What do companies do if they have technical questions about cloud-based software?

Like any technology project, you will have support questions — things do go wrong and there is confusion. It goes back to how you bought your cloud service. You can go to the source and work directly with a software vendor to purchase, onboard and maintain business applications via the cloud. You may get great support, or your provider may not always answer the phone leaving you with a major problem that you can’t solve right away. By going through a cloud expert that has the technical know-how to answer questions and troubleshoot when necessary, you can maintain that focus on your core business while also making your business more effective with the cloud.

Kevin O’Toole is a senior vice president and general manager of Business Solutions at Comcast Business Services. Reach him at (855) 867-5010 or

Learn more about Comcast’s new online marketplace of business-grade cloud solutions with simple access and account management.


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A data center is the infrastructure a business uses to house its IT assets — space, power, cooling, network connectivity, wiring, etc. Depending on the business’ size, it may be a spare closet, a dedicated building or space leased at a public data center.

“The data center itself is infrastructure and doesn’t generate revenue or create differentiated business value,” says Mike Tighe, executive director, Data Products at Comcast Business. “So, the CFO frequently says, ‘Rather than utilize precious capital to build or expand a data center, there are other options including great public data centers where we can lease space.’”

Smart Business spoke with Tighe about data center best practices, including network and bandwidth considerations.

Why are data centers so important today, and what’s in store for the future?

The function of a data center is to ensure availability of IT applications and data. If employees don’t have access, they can’t be as productive and in some cases, the business can’t run. The trend to place IT assets -—applications, servers and storage — in public data centers is rapidly evolving for businesses of all sizes, either as a main data center or as part of business continuity strategy.

Over the next five years the trend of renting rather than owning IT infrastructure will accelerate as businesses utilize cloud-based infrastructure and applications. This is not just because of better economics, the ‘cloud’ enables rapid deployment and the ability to scale applications that drive better productivity.

When should you look at outsourcing a data center?

When IT becomes an important component of how you run your business, you have to ensure high availability. If, for example, you install specialized applications used for resource planning and creation of content, but the server starts going down because of power or network connectivity loss, it impacts your business’s ability to run.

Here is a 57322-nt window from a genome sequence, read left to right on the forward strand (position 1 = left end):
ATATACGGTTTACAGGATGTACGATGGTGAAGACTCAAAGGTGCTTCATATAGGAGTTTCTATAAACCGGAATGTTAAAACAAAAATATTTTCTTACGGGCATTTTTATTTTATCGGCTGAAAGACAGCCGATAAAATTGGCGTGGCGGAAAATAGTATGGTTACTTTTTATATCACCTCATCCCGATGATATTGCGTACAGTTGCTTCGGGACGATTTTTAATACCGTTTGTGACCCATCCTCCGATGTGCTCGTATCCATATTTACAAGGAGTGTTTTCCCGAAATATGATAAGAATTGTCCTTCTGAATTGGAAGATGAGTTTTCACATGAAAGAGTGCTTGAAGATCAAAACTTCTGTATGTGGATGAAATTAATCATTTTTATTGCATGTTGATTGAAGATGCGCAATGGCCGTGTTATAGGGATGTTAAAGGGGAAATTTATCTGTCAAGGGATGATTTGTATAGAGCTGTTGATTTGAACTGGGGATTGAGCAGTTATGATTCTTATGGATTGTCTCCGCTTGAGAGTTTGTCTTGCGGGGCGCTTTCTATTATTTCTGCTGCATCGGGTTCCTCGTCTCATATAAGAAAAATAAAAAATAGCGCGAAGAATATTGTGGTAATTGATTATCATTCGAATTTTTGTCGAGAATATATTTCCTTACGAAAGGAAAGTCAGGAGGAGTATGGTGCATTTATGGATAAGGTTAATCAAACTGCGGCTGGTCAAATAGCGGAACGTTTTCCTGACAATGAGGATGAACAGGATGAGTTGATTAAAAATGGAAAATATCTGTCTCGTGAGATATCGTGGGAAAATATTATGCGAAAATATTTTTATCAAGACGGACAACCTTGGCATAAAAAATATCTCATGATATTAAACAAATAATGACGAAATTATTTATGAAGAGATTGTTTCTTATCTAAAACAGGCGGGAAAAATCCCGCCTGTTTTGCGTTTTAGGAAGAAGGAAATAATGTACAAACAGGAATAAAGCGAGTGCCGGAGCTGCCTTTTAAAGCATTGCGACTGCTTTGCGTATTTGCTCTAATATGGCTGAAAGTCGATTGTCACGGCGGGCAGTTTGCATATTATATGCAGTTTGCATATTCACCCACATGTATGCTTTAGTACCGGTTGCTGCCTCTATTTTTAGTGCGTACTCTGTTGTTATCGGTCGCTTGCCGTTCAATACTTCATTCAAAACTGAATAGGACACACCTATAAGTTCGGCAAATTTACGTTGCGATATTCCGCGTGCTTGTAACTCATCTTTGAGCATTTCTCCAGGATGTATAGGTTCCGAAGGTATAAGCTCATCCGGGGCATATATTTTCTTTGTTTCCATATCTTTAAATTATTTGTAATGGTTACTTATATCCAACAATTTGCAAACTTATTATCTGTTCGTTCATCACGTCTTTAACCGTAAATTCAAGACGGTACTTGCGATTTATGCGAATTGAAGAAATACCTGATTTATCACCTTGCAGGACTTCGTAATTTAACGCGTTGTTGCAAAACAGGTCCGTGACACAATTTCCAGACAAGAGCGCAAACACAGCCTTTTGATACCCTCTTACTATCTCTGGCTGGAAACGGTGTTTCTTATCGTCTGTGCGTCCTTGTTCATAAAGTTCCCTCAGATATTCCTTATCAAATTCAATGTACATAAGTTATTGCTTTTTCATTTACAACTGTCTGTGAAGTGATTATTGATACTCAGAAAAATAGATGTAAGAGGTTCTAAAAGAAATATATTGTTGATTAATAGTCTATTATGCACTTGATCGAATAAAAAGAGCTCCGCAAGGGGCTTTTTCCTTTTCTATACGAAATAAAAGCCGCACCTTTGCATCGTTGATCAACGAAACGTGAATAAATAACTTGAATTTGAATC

Another factor is economic. As businesses make IT decisions, they may not have the capital to build or upgrade data centers, so they’ll look at alternatives.

What are some options to consider with public data centers?

By their very nature, there are more capabilities in a public data center because everyone is sharing the cost of the generator, the physical security monitoring, having multiple network providers, etc. However, some things to consider are:

  • Physical security procedures.

  • Redundancy of critical components.

  • The ability to expand as your IT infrastructure requirements increase.

  • Network for primary and backup connections. What providers have extended their network into the data center to provide connectivity and ensure access?

  • Location. Regional events including loss of power and natural disasters dictate that the backup site be located far enough from the main data center so as not to be affected by a single incident. Hurricane Sandy certainly brought home the point that a redundant data center far enough inland on a separate power grid helps ensure application availability.

How can companies build the right network?

Strong network connectivity becomes more important as IT assets are put into public data centers. Know how much your company’s bandwidth requirements are growing, and your network’s ability to scale for future requirements. On average, over the past decade, a business’s bandwidth requirements have grown around 50 percent per year. Look at network technologies that can cost-effectively scale — from 10 megabytes, an average site requirement, to one gigabyte, for example. Ethernet technology, which local-area networks are built on, is one solution that businesses are leveraging for their networks.

How do data center solutions impact a business’s bottom line?

With the economic downturn, use of company capital became a focus. Executives decided that the data center, while important, doesn’t produce any intrinsic value. And you can lease the space and preserve capital for projects that improve the bottom line. Companies can rent space by the square foot, rather than having to build another data center as IT needs expand.

Mike Tighe is a executive director, Data Products at Comcast Business. Reach him at (215) 286-5276 or